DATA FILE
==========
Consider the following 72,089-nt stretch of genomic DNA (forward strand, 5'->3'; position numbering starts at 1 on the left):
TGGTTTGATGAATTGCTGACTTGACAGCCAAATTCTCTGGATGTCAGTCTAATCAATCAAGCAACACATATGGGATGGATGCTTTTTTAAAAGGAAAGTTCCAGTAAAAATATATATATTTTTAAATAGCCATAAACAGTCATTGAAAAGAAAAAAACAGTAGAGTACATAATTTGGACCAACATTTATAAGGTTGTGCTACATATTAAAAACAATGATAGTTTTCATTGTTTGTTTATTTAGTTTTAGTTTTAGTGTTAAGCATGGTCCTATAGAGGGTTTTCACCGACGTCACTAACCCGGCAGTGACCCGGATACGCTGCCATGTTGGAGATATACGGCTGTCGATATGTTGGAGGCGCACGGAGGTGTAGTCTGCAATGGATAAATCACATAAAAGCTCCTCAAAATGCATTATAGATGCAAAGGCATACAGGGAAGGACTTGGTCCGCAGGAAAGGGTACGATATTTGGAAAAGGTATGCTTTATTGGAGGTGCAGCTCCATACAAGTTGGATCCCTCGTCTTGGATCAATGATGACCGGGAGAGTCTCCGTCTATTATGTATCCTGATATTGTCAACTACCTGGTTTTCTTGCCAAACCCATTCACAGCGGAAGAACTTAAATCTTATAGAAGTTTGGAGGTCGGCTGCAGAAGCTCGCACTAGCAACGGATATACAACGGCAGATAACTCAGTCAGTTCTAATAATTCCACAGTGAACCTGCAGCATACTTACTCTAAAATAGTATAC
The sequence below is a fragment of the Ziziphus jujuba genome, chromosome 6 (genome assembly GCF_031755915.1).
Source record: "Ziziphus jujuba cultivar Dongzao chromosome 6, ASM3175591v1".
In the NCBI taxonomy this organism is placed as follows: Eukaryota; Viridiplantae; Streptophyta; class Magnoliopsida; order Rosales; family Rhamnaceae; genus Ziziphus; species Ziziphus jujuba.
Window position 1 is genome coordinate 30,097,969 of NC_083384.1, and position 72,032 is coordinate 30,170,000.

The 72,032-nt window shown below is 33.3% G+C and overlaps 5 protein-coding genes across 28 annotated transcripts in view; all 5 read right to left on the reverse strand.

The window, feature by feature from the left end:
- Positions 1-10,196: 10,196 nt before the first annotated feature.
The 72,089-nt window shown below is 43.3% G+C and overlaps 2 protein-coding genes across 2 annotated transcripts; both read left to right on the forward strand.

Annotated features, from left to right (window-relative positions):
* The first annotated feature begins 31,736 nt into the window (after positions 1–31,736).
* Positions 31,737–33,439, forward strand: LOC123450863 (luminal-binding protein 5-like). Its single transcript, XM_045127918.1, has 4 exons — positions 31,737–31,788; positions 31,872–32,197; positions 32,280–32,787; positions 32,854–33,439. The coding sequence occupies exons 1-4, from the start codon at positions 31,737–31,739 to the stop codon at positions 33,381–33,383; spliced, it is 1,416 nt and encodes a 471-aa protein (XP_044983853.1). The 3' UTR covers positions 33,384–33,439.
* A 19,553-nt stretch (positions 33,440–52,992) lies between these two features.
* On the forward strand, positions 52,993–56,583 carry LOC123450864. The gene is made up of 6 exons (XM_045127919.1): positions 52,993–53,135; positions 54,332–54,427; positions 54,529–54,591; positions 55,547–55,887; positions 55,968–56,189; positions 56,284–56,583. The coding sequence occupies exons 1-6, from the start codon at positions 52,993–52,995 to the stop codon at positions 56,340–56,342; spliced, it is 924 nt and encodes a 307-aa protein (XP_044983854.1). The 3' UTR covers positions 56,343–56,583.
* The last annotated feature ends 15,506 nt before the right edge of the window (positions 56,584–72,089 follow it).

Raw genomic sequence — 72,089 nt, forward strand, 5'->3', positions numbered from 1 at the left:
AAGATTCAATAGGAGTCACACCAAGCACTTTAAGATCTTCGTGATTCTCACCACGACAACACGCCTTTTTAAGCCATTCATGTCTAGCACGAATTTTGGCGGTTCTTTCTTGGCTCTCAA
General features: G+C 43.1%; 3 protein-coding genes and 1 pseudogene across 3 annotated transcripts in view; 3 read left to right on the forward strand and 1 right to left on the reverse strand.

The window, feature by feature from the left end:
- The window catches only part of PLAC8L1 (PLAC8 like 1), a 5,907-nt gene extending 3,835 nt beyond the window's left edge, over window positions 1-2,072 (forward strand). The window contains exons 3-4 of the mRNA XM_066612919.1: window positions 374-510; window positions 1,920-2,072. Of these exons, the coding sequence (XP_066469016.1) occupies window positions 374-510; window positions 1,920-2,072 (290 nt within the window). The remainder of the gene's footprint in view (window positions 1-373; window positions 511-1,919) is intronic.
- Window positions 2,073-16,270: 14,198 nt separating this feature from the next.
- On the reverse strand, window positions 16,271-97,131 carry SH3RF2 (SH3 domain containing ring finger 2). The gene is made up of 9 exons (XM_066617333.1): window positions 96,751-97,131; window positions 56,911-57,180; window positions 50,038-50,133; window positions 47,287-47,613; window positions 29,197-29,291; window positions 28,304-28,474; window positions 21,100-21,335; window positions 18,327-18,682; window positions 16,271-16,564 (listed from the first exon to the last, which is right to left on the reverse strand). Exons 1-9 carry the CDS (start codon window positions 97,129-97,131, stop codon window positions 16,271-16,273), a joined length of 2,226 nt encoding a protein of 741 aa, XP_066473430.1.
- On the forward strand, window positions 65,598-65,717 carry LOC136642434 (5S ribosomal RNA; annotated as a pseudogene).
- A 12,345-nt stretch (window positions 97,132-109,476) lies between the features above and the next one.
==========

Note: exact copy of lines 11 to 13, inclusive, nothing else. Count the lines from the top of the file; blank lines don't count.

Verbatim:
Annotated features, from left to right (window-relative positions):
* The first annotated feature begins 31,736 nt into the window (after positions 1–31,736).
* Positions 31,737–33,439, forward strand: LOC123450863 (luminal-binding protein 5-like). Its single transcript, XM_045127918.1, has 4 exons — positions 31,737–31,788; positions 31,872–32,197; positions 32,280–32,787; positions 32,854–33,439. The coding sequence occupies exons 1-4, from the start codon at positions 31,737–31,739 to the stop codon at positions 33,381–33,383; spliced, it is 1,416 nt and encodes a 471-aa protein (XP_044983853.1). The 3' UTR covers positions 33,384–33,439.